PERSONNEL: Rodney Green (drums), Corcoran Holt (bass), Tim Green (alto), Adam Birnbaum (piano)
SET LIST: Fingerpainting (Hancock) Introspection (Monk) Carousel (Mulgrew Miller)
Ooh What You Do To Me (Al Foster) I Want to Stand Over There (Bobby Hutcherson)
HIGHLIGHTS: It was a rare pleasure to hear a group of lesser-known compositional gems from the canon of hard swinging jazz. Birnbaum’s solo intro to “Introspection” was striking.
After some light banter with the audience, Rodney Green counted off Herbie Hancock’s “Fingerpainting.” The tempo was a bit quicker than the V.S.O.P recording, and from the downbeat, the gel between Corcoran Holt and Green was buoyant. The band swung hard throughout the blowing. Each of the members enjoyed an opportunity to take a bite out of the tune before ending over the introductory vamp.
Thanks to an abstract form and uncertain key center, Thelonious Monk’s “Introspection” is rarely called at jam sessions. During his intro, Adam Birnbaum’s rubato interpretation was filled with moments of rolling chords intermixed with punches. (Solo piano was especially successful in the reverberant church.) A quick blast of the tune at tempo called in the band, which then sat right in the beat. Rodney’s punctuations during accompaniment of the number were catchy and helped punctuate the confusing form. Tim Green’s improvisation included well-placed references of the melody to keep the tune in the listener’s ear intermixed with creative hard bop language. For his only solo statement of the set, Green offered clean technique and structure while retaining a certain off-balance feeling within the time.
With a slight prod from Rodney, Tim Green began the next number a capella, freely speaking over the changes of Mulgrew Miller’s “Carousel.” Slowly the band crept into a slow waltz and eventually the moment was seized by Corcoran Holt, who offered punchy lines in all registers.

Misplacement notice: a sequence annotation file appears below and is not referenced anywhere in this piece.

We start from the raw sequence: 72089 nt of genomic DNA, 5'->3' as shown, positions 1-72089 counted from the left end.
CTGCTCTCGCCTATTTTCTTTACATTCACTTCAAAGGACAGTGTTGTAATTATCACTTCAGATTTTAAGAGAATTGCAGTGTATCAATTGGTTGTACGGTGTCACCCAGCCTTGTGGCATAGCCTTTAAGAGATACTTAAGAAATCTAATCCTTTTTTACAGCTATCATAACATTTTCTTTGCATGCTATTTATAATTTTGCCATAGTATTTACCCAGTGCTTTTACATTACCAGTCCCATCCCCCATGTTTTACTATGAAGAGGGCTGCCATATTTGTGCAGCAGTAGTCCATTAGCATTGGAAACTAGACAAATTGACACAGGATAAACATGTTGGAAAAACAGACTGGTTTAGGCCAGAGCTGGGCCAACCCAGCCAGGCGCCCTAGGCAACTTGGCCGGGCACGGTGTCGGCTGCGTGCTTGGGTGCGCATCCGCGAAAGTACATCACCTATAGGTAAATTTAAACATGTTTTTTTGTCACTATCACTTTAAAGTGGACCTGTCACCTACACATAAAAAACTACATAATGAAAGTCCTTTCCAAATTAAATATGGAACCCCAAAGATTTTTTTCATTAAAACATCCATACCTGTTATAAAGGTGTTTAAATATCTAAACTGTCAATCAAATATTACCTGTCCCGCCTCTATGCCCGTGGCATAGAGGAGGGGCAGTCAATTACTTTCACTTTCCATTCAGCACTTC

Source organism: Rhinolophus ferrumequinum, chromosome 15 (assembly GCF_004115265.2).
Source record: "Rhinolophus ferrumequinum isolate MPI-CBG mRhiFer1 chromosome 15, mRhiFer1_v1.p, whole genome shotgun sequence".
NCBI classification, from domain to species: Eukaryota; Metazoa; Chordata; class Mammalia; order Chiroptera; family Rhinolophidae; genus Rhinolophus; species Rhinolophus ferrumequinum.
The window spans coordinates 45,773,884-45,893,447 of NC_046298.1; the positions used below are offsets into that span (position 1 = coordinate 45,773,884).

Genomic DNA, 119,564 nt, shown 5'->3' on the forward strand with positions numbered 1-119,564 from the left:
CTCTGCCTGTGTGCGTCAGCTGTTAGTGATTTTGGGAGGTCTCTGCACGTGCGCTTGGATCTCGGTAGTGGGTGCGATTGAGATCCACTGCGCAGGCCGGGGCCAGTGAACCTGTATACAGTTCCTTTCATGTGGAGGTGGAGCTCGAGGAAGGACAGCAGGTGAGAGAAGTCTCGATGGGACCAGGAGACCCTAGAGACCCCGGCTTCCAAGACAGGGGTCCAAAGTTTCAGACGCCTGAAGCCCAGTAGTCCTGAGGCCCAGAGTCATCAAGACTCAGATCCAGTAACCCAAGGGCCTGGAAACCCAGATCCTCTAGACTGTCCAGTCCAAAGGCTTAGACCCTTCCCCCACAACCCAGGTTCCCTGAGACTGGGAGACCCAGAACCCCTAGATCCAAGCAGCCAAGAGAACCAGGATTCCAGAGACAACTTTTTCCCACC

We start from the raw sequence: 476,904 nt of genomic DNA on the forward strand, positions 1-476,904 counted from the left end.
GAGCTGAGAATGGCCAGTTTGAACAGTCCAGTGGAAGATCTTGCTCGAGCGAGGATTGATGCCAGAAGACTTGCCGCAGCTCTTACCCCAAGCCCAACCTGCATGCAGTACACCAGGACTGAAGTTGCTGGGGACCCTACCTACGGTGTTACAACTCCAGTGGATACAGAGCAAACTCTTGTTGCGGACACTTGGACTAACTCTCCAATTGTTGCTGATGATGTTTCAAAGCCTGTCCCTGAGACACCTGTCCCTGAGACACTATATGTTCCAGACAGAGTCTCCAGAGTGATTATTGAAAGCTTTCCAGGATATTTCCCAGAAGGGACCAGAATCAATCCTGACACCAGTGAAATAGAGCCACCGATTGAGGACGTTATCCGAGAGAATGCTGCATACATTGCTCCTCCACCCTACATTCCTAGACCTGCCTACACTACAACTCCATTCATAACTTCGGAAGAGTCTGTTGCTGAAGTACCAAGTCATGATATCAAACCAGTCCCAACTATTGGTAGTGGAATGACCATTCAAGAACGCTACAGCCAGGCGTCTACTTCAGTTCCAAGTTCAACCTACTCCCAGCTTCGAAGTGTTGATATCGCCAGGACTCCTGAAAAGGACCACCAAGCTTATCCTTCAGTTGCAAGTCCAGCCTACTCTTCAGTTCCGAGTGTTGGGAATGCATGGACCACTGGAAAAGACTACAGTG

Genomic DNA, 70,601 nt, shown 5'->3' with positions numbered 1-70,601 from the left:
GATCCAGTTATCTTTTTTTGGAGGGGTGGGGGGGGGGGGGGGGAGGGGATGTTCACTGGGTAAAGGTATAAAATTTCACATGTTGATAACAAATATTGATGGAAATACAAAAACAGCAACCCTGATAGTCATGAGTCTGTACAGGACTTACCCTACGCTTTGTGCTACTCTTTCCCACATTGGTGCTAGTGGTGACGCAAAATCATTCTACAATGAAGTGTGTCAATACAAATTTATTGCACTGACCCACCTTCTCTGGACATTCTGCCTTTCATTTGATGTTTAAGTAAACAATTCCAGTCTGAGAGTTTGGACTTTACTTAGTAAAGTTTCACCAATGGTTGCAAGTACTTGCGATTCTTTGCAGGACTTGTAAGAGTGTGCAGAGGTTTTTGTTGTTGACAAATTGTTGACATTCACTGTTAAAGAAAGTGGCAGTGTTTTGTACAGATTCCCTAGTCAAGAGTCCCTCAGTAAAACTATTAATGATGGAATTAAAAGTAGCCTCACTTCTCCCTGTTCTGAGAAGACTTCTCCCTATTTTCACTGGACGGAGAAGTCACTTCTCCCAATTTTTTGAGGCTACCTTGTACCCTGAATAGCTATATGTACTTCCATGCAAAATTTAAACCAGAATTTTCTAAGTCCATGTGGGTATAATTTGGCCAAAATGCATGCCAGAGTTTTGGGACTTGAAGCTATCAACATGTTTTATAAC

The bassist was also featured out front on “Ooh What You Do To Me” by Al Foster. Holt began with some hard-hitting blues language followed by ideas stemming from a pedal point. Green provided a funkier beat framework for this tune, including an obviously Foster-inspired feel for the Afro-Cuban bridge. The band locked into the song’s tricky bass line and proceeded to groove out.
The evening closed with a burning take of a Bobby Hutcherson composition, “I Wanna Stand Over There.” Green mentioned enjoying the cut on In The Vanguard. the 1986 Hutcherson live date with Kenny Barron, Buster Williams, and Al Foster. It is telling that Green is citing the masters in the mid-80s, an era not all of Green’s generation have thought much about. (Indeed, most of the rep – V.S.O.P, Miller, Foster, ’86 Hutcherson — was comparatively recent and significantly less explored than a whole host of more common hard-swinging tunes from an older canon.)
“I Wanna Stand Over There” features a single hit answered by a melodic line, repeated and varied. Rodney found cracks within the hits of the melody to drive the tune into the soloing form. From there, it was Tim Green taking off and blowing his heart out. After a winding Birnbaum solo, Corcoran and Rodney exchanged ideas together, walking bass with percussion input. At the end the band stopped on a dime and rang a bright, bell-like chord.
— by EB Silverman